Its always wonderful to start these studies in the fall and have them follow the liturgical year so beautifully! Given that we just recently celebrated Easter, its really wonderful to continue to ponder the Passion of Christ by reading the Gospel of Matthew. This week, we focussed on Matthew 26 where Jesus celebrates the Last Supper, prays in the garden and sees Himself betrayed by Judas – all of which He knew would happen in order to fulfill the prophecy laid out in the Old Testament.
There is always something to be learned in this study, but this week was absolutely mind blowing for me as Jeff talked about the Last Supper and unlocked a nagging mystery for me regarding the prayer in the garden. If you haven’t read Matthew 26 – you can follow along here.
The chapter starts with the Chiefs and High Priests continuing in their quest to capture and kill Jesus. Its an ongoing issue for Jesus after He begins His ministry. The chapter then moves into Jesus being anointed with the precious oils in order to prepare Him for His burial. The Disciples – particularly Judas (though the reference to Judas doesn’t appear in Matthew but in the Gospel of John) – are concerned and baffled as to why Jesus would allow her to ‘waste’ her precious oils and not see them sold in order to give the money to charity. Jesus explains that she is preparing Him for His death and burial.
From this concern over the ‘wasted’ oil, we move into Judas making a deal to sell Jesus for 30 pieces of silver. At the time, 30 pieces of silver would have been the going rate for a slave.
Jesus then calls them to Passover. Rather than get into the Catholic belief that this is the institution of the Eucharist (“this is my body”, “this is my blood”), I’d rather focus on the mystery that was unlocked for me. Consider this passage:
27And when He had taken a cup and given thanks, He gave it to them, saying, “Drink from it, all of you;
28for this is My blood of the covenant, which is poured out for many for forgiveness of sins.
29″But I say to you, I will not drink of this fruit of the vine from now on until that day when I drink it new with you in My Father’s kingdom.”
30After singing a hymn, they went out to the Mount of Olives.
During the Passover Sedar there are four cups of wine drunk throughout the course of the meal. The third cup is the cup on which the blessing for nourishment is given. Since only one cup during the meal would be blessed, it is known that this ‘blessing for nourishment’ that Jesus gave thanks would have been the third cup of the meal. He then tells the Disciples that He will ‘not drink of this fruit of the vine from now on until that day when I drink it new with you in My Father’s kingdom’. Instead of drinking the fourth cup, the passage tells us that ‘After singing a hymn, they went out to the Mount of Olives.’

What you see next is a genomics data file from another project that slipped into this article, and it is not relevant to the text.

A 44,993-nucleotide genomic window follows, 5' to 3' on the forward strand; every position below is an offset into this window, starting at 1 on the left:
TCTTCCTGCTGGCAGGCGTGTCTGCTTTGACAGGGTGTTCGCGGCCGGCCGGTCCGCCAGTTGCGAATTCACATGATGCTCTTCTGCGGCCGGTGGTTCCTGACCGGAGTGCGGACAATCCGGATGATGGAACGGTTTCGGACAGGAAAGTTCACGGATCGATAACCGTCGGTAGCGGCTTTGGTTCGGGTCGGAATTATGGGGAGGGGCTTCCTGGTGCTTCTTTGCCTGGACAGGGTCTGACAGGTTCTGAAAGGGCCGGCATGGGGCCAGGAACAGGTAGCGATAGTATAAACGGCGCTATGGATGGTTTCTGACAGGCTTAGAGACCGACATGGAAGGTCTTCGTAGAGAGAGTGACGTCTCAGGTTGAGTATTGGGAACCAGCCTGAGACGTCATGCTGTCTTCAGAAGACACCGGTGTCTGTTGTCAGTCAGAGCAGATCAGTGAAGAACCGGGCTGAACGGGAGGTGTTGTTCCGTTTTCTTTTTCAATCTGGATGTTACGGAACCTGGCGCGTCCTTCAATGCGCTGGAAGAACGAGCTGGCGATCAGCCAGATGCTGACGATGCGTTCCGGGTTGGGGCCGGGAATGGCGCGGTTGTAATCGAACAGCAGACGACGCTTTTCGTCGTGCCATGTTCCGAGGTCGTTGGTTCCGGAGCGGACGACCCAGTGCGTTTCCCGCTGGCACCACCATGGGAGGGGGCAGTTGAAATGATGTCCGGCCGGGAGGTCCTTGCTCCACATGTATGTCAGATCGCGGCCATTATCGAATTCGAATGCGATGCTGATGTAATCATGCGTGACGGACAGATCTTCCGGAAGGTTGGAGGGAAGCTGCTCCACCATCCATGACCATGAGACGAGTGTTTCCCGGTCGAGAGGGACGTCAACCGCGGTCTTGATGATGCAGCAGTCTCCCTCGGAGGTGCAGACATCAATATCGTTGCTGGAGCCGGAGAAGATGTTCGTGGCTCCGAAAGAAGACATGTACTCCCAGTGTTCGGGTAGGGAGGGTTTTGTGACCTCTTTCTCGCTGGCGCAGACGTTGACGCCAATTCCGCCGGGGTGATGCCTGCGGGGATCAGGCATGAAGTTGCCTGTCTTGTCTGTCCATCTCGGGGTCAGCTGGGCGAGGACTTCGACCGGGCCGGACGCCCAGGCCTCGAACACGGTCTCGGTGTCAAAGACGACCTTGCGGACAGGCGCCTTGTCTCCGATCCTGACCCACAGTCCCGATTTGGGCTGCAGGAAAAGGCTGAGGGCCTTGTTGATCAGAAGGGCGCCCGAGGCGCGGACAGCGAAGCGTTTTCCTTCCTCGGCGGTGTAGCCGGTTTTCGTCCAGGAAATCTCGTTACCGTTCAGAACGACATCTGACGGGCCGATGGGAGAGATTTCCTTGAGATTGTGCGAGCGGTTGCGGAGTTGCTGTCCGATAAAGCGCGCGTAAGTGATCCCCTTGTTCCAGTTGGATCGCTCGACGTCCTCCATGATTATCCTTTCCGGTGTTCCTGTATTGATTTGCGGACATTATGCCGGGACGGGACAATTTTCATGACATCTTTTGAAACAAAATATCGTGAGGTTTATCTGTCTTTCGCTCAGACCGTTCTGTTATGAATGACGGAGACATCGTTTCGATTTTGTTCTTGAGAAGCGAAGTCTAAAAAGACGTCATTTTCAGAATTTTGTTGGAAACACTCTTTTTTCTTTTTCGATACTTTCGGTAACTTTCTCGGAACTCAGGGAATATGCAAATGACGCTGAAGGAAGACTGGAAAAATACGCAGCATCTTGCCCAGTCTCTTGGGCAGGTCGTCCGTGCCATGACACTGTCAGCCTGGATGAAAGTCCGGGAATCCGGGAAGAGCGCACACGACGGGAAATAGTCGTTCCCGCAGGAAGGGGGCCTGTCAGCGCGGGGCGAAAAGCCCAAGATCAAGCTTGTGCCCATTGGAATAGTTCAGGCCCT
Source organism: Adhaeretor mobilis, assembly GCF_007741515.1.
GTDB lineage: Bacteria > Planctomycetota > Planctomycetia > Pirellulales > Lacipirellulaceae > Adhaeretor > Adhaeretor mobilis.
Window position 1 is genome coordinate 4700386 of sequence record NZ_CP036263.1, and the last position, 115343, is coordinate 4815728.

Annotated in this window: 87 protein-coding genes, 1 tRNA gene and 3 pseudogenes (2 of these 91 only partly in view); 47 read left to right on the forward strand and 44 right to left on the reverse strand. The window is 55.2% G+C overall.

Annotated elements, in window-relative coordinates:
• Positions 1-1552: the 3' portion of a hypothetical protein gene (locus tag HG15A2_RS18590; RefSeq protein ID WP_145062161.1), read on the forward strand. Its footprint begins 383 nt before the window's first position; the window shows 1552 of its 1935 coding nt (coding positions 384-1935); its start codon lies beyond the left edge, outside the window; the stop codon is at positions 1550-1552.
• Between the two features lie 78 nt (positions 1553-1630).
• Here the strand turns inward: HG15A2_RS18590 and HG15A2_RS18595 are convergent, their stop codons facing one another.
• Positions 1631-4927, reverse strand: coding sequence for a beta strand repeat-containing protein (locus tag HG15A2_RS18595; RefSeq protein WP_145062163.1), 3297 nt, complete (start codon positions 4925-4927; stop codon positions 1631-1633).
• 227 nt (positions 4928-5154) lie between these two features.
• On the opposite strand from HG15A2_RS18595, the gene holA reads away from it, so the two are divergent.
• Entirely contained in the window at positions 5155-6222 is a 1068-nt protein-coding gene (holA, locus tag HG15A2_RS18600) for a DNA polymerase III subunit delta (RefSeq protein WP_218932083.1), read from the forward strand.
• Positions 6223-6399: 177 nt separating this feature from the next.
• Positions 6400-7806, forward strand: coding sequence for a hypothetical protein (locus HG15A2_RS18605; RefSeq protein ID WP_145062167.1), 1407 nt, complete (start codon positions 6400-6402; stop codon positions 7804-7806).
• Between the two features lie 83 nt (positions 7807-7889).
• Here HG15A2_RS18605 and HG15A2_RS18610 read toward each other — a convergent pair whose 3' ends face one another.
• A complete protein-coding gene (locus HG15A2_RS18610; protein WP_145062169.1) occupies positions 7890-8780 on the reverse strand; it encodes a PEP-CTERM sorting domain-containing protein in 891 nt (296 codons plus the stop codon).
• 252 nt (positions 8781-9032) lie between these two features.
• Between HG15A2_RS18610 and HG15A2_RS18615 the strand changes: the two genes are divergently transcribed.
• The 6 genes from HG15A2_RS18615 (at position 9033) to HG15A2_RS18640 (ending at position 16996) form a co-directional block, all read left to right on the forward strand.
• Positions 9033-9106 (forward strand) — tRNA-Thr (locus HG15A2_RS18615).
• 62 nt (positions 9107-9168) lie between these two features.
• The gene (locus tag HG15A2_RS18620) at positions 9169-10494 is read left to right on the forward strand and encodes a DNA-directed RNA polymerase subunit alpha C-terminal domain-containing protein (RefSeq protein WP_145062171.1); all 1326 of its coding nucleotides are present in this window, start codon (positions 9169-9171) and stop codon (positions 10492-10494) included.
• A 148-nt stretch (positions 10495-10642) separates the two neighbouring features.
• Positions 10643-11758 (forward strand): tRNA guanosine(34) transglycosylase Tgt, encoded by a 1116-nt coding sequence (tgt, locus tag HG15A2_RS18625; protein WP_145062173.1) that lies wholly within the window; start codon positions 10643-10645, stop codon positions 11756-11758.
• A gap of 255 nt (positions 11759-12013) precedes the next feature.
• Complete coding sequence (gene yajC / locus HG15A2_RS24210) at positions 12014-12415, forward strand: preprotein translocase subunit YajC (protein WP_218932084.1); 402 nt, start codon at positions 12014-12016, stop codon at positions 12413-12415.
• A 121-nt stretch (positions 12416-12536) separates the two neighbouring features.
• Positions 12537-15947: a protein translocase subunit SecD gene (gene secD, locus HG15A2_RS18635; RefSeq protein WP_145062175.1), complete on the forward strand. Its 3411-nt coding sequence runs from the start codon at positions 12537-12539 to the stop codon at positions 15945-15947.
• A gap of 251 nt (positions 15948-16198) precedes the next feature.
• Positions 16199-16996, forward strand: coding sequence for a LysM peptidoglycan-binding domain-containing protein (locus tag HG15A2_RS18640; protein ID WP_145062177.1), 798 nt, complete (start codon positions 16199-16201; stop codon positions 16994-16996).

Scripture tells us that Jesus took the Disciples to Gethsemane where he asked for them to keep watch with Him while He prayed. During his prayer time at Gethsemane, he asked God:
39″My Father, if it is possible, let this cup pass from Me; yet not as I will, but as You will.”
I had always wondered why Jesus chose the words ‘let this cup pass from Me’ – not enough to ask or pursue the idea any further. I had believed that it was a figure of speech or simply a way in which Jesus is asking God to have the ‘cup of death’ pass by Him. If we know that Jesus was the Paschal Lamb – the unblemished sacrifice given up for our sins – and that the lamb is sacrificed as part of the Passover ritual and consider that with the idea that Jesus left the Passover meal with the Disciples after the third cup – hence, unfinished – then the meaning becomes clear. The cup to which Jesus is referring is the fourth cup of the Passover.
This becomes even more clear when we move ahead to the time of Christ’s Crucifixion noted in Matthew 27:48 -
48Immediately one of them ran, and taking a sponge, he filled it with sour wine and put it on a reed, and gave Him a drink.
or even more clearly in John 19:30 (emphasis mine) -
30Therefore when Jesus had received the sour wine, He said, “It is finished!” And He bowed His head and gave up His spirit.
At that moment, the Passover was finished and the Paschal Lamb had been sacrificed. How incredibly amazing that Christ would submit Himself as the Paschal Lamb, ensure that He followed the Passover right to the very end and ensure that the end came after the fourth cup of wine which was that which He received on the cross.